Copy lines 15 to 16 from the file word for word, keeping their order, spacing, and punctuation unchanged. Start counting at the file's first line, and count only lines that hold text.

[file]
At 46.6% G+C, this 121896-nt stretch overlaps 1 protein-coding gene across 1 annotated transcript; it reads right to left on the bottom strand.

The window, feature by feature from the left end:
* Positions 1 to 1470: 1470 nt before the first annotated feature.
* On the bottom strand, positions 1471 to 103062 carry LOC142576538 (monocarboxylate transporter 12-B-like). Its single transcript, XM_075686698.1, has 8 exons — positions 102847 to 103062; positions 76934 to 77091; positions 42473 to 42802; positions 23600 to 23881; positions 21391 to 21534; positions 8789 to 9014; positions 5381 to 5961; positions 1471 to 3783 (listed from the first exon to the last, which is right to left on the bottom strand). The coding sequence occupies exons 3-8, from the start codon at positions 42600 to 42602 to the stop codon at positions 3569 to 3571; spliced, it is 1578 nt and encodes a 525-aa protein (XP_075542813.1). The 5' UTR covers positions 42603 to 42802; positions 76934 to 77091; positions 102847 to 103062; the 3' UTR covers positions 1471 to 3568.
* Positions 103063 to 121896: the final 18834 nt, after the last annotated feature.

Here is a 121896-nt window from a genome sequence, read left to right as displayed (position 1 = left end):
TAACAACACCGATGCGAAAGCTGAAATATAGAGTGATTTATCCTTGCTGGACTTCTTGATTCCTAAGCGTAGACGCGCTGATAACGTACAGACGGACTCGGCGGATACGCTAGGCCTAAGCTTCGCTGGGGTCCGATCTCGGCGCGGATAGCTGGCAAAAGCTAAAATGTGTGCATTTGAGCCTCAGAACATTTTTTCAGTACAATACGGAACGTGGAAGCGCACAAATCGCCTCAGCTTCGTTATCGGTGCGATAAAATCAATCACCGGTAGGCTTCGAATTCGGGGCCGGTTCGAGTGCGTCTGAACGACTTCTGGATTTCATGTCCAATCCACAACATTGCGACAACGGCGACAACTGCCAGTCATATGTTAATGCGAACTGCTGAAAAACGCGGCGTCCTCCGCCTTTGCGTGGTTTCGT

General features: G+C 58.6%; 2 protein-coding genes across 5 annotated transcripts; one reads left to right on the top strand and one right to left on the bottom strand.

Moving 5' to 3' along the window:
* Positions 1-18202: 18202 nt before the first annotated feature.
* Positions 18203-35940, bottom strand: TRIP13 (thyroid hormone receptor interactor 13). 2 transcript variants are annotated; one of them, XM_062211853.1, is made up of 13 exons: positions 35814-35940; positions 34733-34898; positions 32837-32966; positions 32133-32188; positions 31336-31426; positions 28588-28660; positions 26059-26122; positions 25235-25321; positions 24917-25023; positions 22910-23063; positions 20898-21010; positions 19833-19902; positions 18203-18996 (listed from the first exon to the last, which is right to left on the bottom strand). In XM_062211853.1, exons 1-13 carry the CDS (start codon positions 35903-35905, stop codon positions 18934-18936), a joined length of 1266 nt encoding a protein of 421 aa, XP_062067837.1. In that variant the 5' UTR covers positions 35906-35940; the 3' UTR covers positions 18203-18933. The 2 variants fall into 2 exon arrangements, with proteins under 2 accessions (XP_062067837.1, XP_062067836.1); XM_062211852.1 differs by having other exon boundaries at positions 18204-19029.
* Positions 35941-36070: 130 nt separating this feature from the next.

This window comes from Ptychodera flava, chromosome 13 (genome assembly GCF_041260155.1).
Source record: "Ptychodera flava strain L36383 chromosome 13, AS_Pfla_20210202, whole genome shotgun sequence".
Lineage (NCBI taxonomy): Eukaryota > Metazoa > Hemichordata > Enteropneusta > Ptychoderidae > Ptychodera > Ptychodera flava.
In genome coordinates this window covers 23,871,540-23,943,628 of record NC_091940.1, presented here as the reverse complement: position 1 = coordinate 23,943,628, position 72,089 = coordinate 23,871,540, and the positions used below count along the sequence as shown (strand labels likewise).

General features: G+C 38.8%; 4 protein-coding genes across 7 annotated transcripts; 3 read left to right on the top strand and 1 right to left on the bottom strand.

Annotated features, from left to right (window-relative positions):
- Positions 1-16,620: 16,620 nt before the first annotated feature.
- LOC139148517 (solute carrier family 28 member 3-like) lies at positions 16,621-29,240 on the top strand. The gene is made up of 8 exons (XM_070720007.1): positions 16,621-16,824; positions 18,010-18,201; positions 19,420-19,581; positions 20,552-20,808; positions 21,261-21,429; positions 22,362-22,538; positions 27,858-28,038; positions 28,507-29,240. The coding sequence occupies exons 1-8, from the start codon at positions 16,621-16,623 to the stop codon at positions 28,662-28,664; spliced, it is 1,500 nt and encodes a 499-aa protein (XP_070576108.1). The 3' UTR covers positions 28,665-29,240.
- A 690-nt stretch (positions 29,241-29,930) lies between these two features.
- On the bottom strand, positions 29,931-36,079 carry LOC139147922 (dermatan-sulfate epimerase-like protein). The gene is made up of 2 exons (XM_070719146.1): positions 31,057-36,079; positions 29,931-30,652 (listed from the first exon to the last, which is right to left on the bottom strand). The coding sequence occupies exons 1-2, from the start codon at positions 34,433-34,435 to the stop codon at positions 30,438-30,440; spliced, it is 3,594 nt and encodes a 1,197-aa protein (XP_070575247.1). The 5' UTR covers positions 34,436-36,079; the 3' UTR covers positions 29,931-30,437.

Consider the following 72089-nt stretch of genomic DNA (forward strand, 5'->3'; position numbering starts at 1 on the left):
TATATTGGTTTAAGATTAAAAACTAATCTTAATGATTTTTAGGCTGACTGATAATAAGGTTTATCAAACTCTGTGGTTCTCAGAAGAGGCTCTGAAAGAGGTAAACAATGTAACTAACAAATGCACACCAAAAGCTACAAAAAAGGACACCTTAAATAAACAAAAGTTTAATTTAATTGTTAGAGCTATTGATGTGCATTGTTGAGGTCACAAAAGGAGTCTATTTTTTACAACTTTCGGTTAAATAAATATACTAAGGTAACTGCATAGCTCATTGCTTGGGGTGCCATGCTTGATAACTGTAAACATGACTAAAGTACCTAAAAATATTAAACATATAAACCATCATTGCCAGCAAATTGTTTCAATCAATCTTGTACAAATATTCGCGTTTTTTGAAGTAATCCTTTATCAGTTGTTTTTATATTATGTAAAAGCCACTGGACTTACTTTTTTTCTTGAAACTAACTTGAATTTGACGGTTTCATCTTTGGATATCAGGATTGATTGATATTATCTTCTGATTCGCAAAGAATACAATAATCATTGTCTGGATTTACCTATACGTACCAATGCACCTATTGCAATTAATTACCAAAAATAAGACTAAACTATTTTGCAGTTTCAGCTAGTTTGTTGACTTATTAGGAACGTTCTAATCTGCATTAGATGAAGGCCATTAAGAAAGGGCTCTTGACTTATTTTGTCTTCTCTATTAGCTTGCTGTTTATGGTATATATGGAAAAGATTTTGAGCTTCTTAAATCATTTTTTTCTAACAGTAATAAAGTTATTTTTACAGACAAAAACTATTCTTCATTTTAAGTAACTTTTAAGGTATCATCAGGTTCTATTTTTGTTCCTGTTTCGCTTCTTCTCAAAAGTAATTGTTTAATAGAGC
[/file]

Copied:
Lineage (NCBI taxonomy): Eukaryota > Metazoa > Hemichordata > Enteropneusta > Ptychoderidae > Ptychodera > Ptychodera flava.
In genome coordinates this window covers 23,871,540-23,943,628 of record NC_091940.1, presented here as the reverse complement: position 1 = coordinate 23,943,628, position 72,089 = coordinate 23,871,540, and the positions used below count along the sequence as shown (strand labels likewise).